Hines was the fastest back at the combine, running a 4.38 40. He’s undersized but he was as dynamic as anyone in college football. He ran for 1,112 yards, averaging 5.6 yards a carry and scoring 12 TDs. He was also a lethal returner, recording two kick return TDs and a punt return score during his time at NC State. Hines is what the Eagles were looking for in Donnel Pumphrey last season. 

Connor Williams, OT/G, Texas (6-5/320)
The aforementioned players had strong combines and that’s why they've made this list. Williams didn't have a bad combine by any stretch but his measurements may cause him to fall. His arms measured 33 inches. Teams typically want their tackles to have at least 34-inch arms. Silly, I know, but that, plus an injury-riddled junior season could cause Williams to fall. He was considered by many to be the best tackle in the draft before the season. Looking at his 2016 tape, that may be accurate. And now, he might fall into the Eagles' lap at 32.

Justin Reid, S, Stanford (6-1/204)
Reid is a prototypical safety in today's NFL. He has corner speed (4.40 40) and is strong in coverage. Safety isn't a need for the Eagles, but like defensive tackle, it’s a position lacking depth. Plus, with how much time teams spend in nickel and dime, and how Jim Schwartz likes to deploy Malcolm Jenkins — who also can't play forever — all over the field, Reid gives them a ton of options in sub packages. 

6 NFL draft prospects to watch in bowl games Saturday

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6 NFL draft prospects to watch in bowl games Saturday

This week's bowl games wrap up with four games on the docket and plenty of NFL prospects in action.

The Eagles will have a late first-round pick and no second- or third-rounders. But Howie Roseman isn't one to sit on his hands come draft day.

Here are six prospects in action today that could help the Eagles next season.

Louisville-No. 23 Mississippi State
Taxslayer Bowl (12 p.m./ESPN)

No. 55 - Martinas Rankin, OT, Mississippi State, senior (6-5/315)
Rankin will certainly be a possibility for the Eagles late in the first round. His body type might project better as a guard, but he’s excelled as a tackle. The biggest thing to like about Rankin is his improvement from his junior to senior year. At times last season, he looked tentative. This year, he’s been aggressive, getting his hands on defenders early and pushing them off the ball. He’s looked like a solid NFL tackle prospect all year long.

Iowa State-No. 20 Memphis
Autozone Liberty Bowl (12:30 p.m./ABC)

No. 3 - Anthony Miller, WR, Memphis, senior (5-11/190)
Miller is as explosive as they come. His size will obviously be an issue, but he’s been incredibly productive. He’s put up back-to-back 1,400-yard campaigns and has 21 receiving TDs during his three seasons at Memphis. He’s also added three rushing touchdowns. Doug Pederson would certainly like to add an electric player like Miller in his offense.

No. 11 Washington- No. 9 Penn State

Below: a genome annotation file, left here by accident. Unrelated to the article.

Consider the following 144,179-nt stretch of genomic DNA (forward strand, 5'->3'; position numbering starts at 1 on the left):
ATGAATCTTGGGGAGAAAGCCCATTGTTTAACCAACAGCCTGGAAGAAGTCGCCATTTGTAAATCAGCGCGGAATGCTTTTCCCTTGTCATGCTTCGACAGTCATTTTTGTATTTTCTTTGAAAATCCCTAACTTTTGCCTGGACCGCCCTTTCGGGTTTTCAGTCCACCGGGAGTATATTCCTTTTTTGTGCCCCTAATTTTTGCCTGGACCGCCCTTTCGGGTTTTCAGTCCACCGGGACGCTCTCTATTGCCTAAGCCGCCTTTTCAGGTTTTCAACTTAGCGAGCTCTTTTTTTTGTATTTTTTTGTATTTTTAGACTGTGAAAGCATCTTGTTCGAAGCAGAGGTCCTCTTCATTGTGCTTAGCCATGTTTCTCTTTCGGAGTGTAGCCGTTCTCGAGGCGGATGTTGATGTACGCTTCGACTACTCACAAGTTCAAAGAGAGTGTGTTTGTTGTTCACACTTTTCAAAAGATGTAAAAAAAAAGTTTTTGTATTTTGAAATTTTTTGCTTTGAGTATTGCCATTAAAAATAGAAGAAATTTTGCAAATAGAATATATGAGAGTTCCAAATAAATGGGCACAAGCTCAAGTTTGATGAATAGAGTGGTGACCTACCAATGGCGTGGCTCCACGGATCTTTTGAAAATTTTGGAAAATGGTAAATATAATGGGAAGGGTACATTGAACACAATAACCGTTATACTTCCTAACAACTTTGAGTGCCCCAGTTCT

Playstation Fiesta Bowl (4 p.m./ESPN)

No. 88 - Mike Gesicki, TE, Penn State, senior (6-6/250)
Gesicki’s overall numbers dipped a little bit this season, but he did record nine receiving TDs this season. He’s big and sure-handed. He’s also a pretty solid blocker. The Eagles will likely lose Trey Burton in free agency and Brent Celek isn’t getting any younger. Gesicki could be a solid backup option for Zach Ertz that would add more in the passing game than Celek and more in the blocking department than Burton.

No. 2 – Marcus Allen, S, Penn State, senior (6-2/207)
Allen is a hard-hitting, rangy safety. The biggest question going forward will be Allen’s ball skills. The senior safety snagged just one interception during his time with Penn State. This is a deep safety class so the “lack of ball skills” label will likely push Allen down draft boards. With that said, he’s excellent in run support and solid in coverage. If he slips into the middle rounds, he’s someone worth keeping an eye on. Worst case, he’ll be a special teams ace.

No. 6 Wisconsin-No. 10 Miami
Capital One Orange Bowl (8 p.m./ESPN)

No. 81 - Troy Fumagalli, TE, Wisconsin, senior (6-6/248)
Fumagalli is in a similar mold to Gesicki. Again, his numbers won’t blow you away. He’s had back-to-back 500-yard seasons but has just six touchdown catches in that time. The lack of numbers is really in large part because of Wisconsin’s offense. They have a strong offensive line and a star freshman running back. Fumagalli’s ability to block in the run game should appeal to the Eagles.

No. 52 - Kc McDermott, OL, Miami, senior (6-7/300)
McDermott is an extremely versatile lineman, playing all across the offensive line. This season, he’s settled in and excelled as the Hurricanes’ left tackle. He was named to the All-ACC third team. There's nothing flashy to McDermott, but he's long and aggressive and always seem to be under control and in the proper position. He’ll be tested against a strong Badgers’ front.